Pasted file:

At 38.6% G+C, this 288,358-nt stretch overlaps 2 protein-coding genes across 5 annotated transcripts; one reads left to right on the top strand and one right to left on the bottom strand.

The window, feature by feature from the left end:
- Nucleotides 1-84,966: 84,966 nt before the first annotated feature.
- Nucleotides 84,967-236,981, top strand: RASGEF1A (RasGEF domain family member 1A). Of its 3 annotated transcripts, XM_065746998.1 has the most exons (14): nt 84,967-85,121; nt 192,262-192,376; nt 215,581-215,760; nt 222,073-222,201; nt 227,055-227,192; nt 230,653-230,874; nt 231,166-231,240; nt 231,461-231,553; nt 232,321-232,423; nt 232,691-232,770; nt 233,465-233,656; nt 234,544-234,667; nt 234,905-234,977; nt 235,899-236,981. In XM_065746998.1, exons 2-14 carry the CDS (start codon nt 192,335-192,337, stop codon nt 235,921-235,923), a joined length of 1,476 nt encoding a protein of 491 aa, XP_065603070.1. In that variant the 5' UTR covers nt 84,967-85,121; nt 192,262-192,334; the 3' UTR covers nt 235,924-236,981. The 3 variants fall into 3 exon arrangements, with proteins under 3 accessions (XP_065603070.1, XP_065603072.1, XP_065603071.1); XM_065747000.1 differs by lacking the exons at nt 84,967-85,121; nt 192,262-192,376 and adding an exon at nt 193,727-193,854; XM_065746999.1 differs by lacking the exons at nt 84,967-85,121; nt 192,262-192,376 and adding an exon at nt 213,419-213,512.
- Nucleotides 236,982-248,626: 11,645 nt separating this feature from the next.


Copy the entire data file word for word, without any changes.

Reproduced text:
At 38.6% G+C, this 288,358-nt stretch overlaps 2 protein-coding genes across 5 annotated transcripts; one reads left to right on the top strand and one right to left on the bottom strand.

The window, feature by feature from the left end:
- Nucleotides 1-84,966: 84,966 nt before the first annotated feature.
- Nucleotides 84,967-236,981, top strand: RASGEF1A (RasGEF domain family member 1A). Of its 3 annotated transcripts, XM_065746998.1 has the most exons (14): nt 84,967-85,121; nt 192,262-192,376; nt 215,581-215,760; nt 222,073-222,201; nt 227,055-227,192; nt 230,653-230,874; nt 231,166-231,240; nt 231,461-231,553; nt 232,321-232,423; nt 232,691-232,770; nt 233,465-233,656; nt 234,544-234,667; nt 234,905-234,977; nt 235,899-236,981. In XM_065746998.1, exons 2-14 carry the CDS (start codon nt 192,335-192,337, stop codon nt 235,921-235,923), a joined length of 1,476 nt encoding a protein of 491 aa, XP_065603070.1. In that variant the 5' UTR covers nt 84,967-85,121; nt 192,262-192,334; the 3' UTR covers nt 235,924-236,981. The 3 variants fall into 3 exon arrangements, with proteins under 3 accessions (XP_065603070.1, XP_065603072.1, XP_065603071.1); XM_065747000.1 differs by lacking the exons at nt 84,967-85,121; nt 192,262-192,376 and adding an exon at nt 193,727-193,854; XM_065746999.1 differs by lacking the exons at nt 84,967-85,121; nt 192,262-192,376 and adding an exon at nt 213,419-213,512.
- Nucleotides 236,982-248,626: 11,645 nt separating this feature from the next.